As media types cast their collective gaze back at 2005’s major stories in an effort to reflect on the year and fill space in a slow news week, it’s easy to gloss over the news the news business itself made. But 2005 was a big year in media, both locally and nationally, with impacts that affect readers far and wide.
Nationally, we couldn’t help but take notice of the steady drumbeat of media consolidation, especially when it spread into the alternative weekly world in a major way. The merger proposed in October between New York City-based Village Voice Media and the Phoenix-Ariz.-based New Times chain would create a 17-paper alt-weekly chain that would account for a combined quarter of the national circulation of all alt weeklies currently publishing. Though the U.S. Department of Justice has signed off on the deal, in early December the Ohio Attorney General’s office announced it was looking into whether the move violates antitrust rules and a consent decree the two companies signed in 2003 after being busted for conspiring to shut down papers in competing markets. Aside from concerns about legality, the merger raises worries about declining competition among the nation’s alt weeklies, which have largely maintained their independence (the paper you’re holding in your hands, for instance) even as ownership of daily newspapers becomes increasingly concentrated.
Speaking of which, in 2005 Missoulian parent Lee Enterprises became the fourth-largest newspaper publisher in the nation with its $1.46 billion purchase of Pulitzer Inc., swelling Lee’s holdings to 58 newspapers with a combined 1.7 million in daily circulation. Though the acquisition isn’t known to have immediately affected Missoula’s daily, the November departure of editor Mike McInally (who took a job as publisher of Lee’s Corvallis (Ore.) Gazette-Times and was promptly replaced by longtime reporter and city editor Sherry Devlin) certainly did.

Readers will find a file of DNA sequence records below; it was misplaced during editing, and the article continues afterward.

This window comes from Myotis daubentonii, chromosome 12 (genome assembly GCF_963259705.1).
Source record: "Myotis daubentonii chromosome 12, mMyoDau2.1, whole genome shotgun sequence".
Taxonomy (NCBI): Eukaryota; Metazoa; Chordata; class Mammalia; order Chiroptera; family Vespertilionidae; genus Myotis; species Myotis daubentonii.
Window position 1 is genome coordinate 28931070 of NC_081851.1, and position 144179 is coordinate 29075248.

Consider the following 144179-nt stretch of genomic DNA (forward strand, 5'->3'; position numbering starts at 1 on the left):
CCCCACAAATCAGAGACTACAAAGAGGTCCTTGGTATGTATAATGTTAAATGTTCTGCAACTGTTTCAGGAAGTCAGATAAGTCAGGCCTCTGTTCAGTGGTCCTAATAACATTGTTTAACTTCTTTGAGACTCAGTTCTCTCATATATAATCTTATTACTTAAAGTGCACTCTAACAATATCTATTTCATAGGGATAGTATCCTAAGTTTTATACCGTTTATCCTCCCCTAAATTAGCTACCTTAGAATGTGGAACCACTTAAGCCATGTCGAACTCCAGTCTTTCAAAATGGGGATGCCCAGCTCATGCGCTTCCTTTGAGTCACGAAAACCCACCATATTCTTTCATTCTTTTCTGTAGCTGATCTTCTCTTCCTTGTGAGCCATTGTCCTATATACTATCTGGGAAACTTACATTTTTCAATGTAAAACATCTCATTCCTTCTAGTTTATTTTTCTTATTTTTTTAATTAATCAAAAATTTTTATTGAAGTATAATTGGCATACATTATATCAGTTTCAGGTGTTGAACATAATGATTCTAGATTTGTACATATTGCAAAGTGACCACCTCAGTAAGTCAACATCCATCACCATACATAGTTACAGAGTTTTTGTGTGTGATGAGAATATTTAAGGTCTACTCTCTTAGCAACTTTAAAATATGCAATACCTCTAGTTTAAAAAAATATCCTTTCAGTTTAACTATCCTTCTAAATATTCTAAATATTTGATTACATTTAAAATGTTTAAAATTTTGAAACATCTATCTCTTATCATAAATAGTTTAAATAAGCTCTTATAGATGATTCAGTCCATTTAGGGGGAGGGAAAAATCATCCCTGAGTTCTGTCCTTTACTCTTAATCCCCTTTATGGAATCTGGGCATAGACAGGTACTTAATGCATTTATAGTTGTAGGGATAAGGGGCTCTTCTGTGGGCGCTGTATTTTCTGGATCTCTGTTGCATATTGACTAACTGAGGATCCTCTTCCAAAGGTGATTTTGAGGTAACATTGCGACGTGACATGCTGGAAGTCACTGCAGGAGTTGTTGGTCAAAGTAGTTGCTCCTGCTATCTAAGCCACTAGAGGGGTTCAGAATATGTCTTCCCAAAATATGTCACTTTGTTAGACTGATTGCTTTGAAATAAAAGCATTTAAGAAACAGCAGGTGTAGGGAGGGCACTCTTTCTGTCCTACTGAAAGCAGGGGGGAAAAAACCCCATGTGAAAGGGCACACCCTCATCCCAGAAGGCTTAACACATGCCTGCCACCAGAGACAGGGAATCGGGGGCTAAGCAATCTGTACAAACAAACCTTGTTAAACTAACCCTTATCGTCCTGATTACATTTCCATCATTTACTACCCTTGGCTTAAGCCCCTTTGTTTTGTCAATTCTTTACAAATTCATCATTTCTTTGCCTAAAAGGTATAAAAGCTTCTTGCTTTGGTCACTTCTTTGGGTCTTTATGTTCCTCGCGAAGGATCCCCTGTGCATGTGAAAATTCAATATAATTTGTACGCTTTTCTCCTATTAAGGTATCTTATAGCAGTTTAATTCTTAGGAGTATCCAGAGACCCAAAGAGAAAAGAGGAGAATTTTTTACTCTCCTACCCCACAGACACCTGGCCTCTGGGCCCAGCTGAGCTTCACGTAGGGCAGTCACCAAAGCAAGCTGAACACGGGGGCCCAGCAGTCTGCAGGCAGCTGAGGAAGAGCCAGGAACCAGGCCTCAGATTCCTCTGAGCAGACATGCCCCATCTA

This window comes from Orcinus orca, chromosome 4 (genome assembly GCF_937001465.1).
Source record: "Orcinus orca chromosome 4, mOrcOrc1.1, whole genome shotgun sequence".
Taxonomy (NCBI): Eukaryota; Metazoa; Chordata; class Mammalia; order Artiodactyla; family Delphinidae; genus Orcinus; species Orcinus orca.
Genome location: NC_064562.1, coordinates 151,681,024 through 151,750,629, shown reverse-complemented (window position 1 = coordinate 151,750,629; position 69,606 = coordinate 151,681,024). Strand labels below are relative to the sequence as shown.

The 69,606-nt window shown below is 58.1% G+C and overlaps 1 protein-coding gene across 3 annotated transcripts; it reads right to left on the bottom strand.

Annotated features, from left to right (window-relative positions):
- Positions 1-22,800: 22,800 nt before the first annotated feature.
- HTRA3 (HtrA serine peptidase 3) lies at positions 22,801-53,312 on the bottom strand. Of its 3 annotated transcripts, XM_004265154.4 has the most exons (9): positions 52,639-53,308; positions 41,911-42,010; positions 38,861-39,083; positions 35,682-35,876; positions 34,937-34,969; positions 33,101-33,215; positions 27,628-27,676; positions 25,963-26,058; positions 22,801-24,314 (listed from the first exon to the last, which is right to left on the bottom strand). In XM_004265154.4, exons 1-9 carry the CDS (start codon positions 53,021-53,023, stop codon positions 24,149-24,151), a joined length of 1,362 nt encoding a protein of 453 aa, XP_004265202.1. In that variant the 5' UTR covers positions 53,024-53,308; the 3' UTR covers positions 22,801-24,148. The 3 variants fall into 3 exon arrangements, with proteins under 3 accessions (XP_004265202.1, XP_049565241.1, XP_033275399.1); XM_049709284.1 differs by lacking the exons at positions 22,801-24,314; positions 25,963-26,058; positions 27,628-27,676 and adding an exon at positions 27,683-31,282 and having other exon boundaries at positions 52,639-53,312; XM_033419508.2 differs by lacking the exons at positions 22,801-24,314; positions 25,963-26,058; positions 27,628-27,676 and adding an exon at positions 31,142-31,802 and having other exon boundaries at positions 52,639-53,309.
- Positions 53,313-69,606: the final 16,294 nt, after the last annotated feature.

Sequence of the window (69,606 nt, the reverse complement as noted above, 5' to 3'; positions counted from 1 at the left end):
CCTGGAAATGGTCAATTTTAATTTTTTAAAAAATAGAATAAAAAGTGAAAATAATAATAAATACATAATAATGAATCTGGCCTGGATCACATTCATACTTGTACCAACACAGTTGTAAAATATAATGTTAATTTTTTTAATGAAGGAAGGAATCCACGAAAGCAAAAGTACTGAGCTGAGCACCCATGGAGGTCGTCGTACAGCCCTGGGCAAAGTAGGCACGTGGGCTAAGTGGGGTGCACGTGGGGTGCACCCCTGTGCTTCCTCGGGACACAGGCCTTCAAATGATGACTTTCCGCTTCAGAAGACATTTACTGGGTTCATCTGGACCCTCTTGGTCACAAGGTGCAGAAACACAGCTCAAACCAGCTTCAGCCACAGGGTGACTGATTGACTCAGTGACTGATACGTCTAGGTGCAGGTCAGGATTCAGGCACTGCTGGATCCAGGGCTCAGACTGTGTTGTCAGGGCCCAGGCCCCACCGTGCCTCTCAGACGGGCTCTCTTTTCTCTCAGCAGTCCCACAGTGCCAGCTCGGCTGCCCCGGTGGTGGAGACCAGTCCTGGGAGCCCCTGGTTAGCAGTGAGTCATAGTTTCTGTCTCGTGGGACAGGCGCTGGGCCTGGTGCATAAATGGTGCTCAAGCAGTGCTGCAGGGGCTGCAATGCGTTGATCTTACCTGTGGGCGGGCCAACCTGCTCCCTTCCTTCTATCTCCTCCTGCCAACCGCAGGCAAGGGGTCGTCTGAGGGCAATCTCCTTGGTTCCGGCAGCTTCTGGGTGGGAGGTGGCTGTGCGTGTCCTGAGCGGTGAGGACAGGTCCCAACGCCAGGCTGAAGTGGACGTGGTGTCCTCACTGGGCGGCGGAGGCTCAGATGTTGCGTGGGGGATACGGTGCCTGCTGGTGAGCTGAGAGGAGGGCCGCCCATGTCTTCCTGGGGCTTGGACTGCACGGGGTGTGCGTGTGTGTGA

Enough, though, about chains and would-be chains. We were happy to see local, independent media springing up and thriving, providing readers more, not fewer media choices. The debut of the glossy, free, Outside Missoula magazine lights up the city’s sights in a way that newsprint just plain can’t, and two other new free periodicals, Three Rivers Lifestyle Magazine and the Clark Fork Journal, add to the newsstand mix as well.
Print world aside, the Missoula-based New West online network has grown since its February inception and founder Jonathan Weber says a pilot print issue is scheduled for fall 2006. Radio has seen a similar explosion this year, with Mount Sentinel Broadcasting adding three new stations to the waves, including local news and progressive talk station KKNS.
What the changes all add up to, locally anyhow, is more competition, and more options for you. All the more reason for us, in 2006, to keep doing what we’ve always done: our best to give you a newspaper you can’t get anywhere else.